What is the status of the proposed successor to the H-2A and H-2B rockets?
The proposed 2014 budget for development of the H-3, the flagship rocket successor to the H-2A and H-2B, is $70 million. The initial budget for this program will be approved within a few months. A key H-3 program goal is about a 50 percent cost reduction compared to H-2A. The maiden flight will be in 2020 according to the budget being scheduled. H-3 will be developed under the engineering lead of JAXA. However, private companies will contribute more than in previous rocket programs from the start. The configuration is under discussion at the Japanese Space Policy Committee Cabinet Office. H-3 will be competitive in the world market. Therefore, foreign-user-friendly development is necessary by working closely with Japanese industrial partners. I expect that H-3 will achieve five or six launches per year for growth of the Japanese space industry and its employee base.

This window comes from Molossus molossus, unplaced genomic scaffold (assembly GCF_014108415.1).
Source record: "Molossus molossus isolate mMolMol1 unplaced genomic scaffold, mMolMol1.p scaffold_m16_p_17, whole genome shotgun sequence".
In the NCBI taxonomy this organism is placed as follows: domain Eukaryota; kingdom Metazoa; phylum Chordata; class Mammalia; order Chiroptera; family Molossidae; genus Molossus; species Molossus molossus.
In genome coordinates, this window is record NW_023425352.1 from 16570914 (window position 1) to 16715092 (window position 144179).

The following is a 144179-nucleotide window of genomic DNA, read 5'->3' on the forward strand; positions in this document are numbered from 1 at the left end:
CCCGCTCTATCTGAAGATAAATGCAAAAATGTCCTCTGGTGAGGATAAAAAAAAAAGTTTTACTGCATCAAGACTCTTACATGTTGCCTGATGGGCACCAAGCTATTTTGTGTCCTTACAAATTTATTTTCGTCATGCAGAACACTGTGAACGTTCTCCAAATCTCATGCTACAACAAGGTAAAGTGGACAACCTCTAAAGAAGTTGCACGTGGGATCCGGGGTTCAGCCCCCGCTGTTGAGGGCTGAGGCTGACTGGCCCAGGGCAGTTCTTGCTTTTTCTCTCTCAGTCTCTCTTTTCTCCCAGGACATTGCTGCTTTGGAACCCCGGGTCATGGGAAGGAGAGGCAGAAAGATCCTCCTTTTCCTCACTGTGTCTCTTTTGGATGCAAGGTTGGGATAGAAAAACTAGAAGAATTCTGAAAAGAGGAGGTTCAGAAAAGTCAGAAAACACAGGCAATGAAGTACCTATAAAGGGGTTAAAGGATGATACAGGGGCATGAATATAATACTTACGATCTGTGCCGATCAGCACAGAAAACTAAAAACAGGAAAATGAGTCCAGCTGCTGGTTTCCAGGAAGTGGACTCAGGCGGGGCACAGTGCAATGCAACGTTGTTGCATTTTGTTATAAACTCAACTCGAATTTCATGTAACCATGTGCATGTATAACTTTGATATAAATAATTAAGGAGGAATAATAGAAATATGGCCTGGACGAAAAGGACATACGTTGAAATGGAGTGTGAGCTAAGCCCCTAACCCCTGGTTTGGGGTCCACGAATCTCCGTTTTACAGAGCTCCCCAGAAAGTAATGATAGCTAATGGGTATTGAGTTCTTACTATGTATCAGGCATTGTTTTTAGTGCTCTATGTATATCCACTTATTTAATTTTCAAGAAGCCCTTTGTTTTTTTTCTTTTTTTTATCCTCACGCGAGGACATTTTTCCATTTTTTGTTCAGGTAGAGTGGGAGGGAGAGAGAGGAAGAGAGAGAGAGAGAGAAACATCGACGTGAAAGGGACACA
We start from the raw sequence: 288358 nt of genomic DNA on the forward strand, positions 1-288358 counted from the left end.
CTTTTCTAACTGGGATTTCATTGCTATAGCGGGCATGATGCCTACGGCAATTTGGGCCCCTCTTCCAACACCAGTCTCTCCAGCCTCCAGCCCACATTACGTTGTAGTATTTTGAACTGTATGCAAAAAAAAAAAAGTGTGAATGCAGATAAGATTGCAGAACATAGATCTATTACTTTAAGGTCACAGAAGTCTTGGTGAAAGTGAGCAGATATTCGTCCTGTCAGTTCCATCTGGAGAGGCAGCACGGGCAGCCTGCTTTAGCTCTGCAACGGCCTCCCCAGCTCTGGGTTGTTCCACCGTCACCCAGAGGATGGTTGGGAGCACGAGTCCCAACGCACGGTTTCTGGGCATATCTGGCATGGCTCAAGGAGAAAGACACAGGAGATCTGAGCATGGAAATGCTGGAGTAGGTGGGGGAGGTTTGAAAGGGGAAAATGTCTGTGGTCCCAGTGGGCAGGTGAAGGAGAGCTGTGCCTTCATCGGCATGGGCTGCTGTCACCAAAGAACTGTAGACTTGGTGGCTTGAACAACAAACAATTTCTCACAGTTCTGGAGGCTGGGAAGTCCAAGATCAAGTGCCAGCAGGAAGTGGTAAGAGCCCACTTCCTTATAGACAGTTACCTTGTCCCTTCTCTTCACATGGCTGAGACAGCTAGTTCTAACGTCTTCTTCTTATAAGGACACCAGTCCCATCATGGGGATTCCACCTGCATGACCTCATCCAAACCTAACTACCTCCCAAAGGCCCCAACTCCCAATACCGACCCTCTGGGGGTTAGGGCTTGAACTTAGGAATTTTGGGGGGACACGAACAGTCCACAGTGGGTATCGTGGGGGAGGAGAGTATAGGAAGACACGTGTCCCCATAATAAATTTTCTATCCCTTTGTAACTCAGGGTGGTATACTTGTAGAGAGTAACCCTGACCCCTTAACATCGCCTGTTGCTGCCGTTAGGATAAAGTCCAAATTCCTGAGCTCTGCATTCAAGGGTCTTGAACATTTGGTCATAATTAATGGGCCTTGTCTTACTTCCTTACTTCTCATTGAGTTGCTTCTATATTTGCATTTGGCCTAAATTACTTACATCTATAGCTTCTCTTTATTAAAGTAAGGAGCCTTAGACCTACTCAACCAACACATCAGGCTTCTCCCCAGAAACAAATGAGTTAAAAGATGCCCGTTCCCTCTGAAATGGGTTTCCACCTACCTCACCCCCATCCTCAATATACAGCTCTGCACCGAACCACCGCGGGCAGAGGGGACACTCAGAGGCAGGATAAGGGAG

What are your expectations for the Epsilon small rocket, which recently made its inaugural launch?
The first Epsilon has just launched. That was not the full Epsilon configuration but a prototype test launch. Epsilon will be improved to make it more efficient and capable step by step, while holding the line on cost for the international launching market, in addition to domestic science missions. The second flight is now scheduled for 2015.
One or two Epsilon flights per year will be launched hopefully after the upgraded E1 mission in a few years. This will depend on the status of international launch contracts.
Can you describe the structure of the Asnaro small-satellite development project and outline JAXA’s role?
NEC Corp. has developed the Nextar bus, which is the basis for both the Asnaro bus developed with the former Institute for Unmanned Space Experiment Free Flyer — now Japan Space Systems — and the Sprint bus with JAXA. Nextar is a standard small-satellite bus system applicable for international markets so that it will have a strong appeal especially to emerging space countries.
JAXA has flown four HTV cargo delivery missions to the international space station, with three more planned through 2016. How do you see Japan’s role in the space station and future human spaceflight programs evolving?
Specific discussion will be started in the International Space Exploration Forum in January 2014. Human space exploration hereafter will be considered in this framework. Japanese human spaceflight activities also will be discussed, including additional cargo delivery missions after HTV-7 and post-space station after 2020.